today, I publicly asked for money for the first time.
I admit, it was asking for money in order to use it for something specific. I asked for money so I could buy myself a new laptop.
it’s a weird feeling. it’s considered one of the “worst” things to do in our society, I guess, a society whose ideas of social status and justice are built around labour and private property.
it’s also a good feeling, a feeling of experiment. and also, I think I’m really gonna get that laptop.
I want to be honest when it comes to money. I want to break the circle of silence. I want to publicly state my needs and issues. I want to be able to say that I have no time for labour because I spend all my time doing “work” for my community, for art, for myself. I try to be the change I want to see.
I am grateful everyday that I am able to do this kind of thing. I am grateful everyday that I am culturally and socially privileged enough to not having to do that much labour and at the same time being able to do what I think is right and important.
“Die Situation bestimmt den Sinn einer Handlung, nicht die Absicht der
Urheber” – unsichtbares Komitee
In diesem Kurs wird gelesen, debattiert und vor dem Hintergrund der
jeweils eigenen Mittel und alltäglichen Rahmensituationen mit den
Gletscherspalten zwischen Theorie und Praxis experimentiert.
Er beschäftigt sich mit zwischenmenschlichen Kommmunikationsstrukturen,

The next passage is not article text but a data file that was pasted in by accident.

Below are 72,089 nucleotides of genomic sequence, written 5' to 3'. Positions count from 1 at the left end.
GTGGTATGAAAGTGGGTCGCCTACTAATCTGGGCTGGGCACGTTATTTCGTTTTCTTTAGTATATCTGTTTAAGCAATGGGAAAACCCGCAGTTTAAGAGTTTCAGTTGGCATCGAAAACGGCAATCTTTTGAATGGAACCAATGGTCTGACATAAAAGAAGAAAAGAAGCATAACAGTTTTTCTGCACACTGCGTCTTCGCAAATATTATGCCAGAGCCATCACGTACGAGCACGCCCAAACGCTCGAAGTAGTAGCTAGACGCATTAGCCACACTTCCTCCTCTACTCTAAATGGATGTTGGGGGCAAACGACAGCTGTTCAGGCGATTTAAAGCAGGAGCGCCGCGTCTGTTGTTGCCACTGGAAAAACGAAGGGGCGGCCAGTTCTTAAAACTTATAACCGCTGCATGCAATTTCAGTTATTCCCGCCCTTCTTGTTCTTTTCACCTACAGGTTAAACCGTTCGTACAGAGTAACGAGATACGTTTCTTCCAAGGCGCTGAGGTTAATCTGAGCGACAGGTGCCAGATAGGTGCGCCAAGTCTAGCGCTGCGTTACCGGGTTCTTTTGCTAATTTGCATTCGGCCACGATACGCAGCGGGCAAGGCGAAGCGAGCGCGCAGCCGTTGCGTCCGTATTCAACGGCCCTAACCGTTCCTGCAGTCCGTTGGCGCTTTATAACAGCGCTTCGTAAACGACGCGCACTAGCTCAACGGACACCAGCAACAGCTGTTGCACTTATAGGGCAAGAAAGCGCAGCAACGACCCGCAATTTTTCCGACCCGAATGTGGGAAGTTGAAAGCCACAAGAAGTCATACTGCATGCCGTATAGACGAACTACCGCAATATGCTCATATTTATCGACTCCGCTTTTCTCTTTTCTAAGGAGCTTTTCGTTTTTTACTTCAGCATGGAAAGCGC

die sich in Regeln, Normen und Konventionen äussern und fragt, wie sich
diese mit spielerischen und künstlerischen Methoden brechen und
Dies geschieht anhand der gemeinsamen Analyse von Schnittstellen wie der
Kommunikationsguerilla, Games, Memes, Audiowalks und Ethereum Contracts,
sowie der theoretischen Auseinandersetzung mit Sprechakttheorie,
Geschichtsschreibung, Chaosmagie, Narration und Spieltheorie.
So werden praktische und theoretische Perspektiven an den Schnittstellen
von Kunst und Aktivismus, Utopie und Realität, digitalem und sozialem
Raum beleuchet und verhandelt.
Unabhängig vom konkreten künstlerischen Output (aka Form) wird
prozessorientiert reflektiert, diskutiert und ausprobiert, wo in
verschiedene Realitäten eingegriffen werden kann und wie neue entstehen
der Kurs verknüpft kritische Theorie mit Kunst da, wo sie auf den Alltag
trifft und politisch wird. er erfordert deshalb die Bereitschaft aller
Beteiligter, die eigenen Skillsets für künstlerische Forschung zu
nutzen, Haltung zu aktuellen Geschehnissen zu beziehen und diese
Skillsets und Haltung immer wieder gegeneinander, die gelebte Realität
und den künstlerischen Aktionsradius abzugleichen.
Textmaterial wird zu Beginn des Kurses zur Verfügung gestellt und ist ab
Seminar an der HfbK, ab dem 12. Oktober jeden zweiten Donnerstag von 14:00 bis 18:30, Raum 213 (erste Sitzung: Raum 229).
grob umfasste Literatur:
– Handbuch der Kommunikationguerilla (gruppe A.F.R.I.K.A)
– How to do things with words (j.l. austin)
– the tyranny of structurelessness (jo freeman)
– the cardinal rites of chaos (circle of chaos)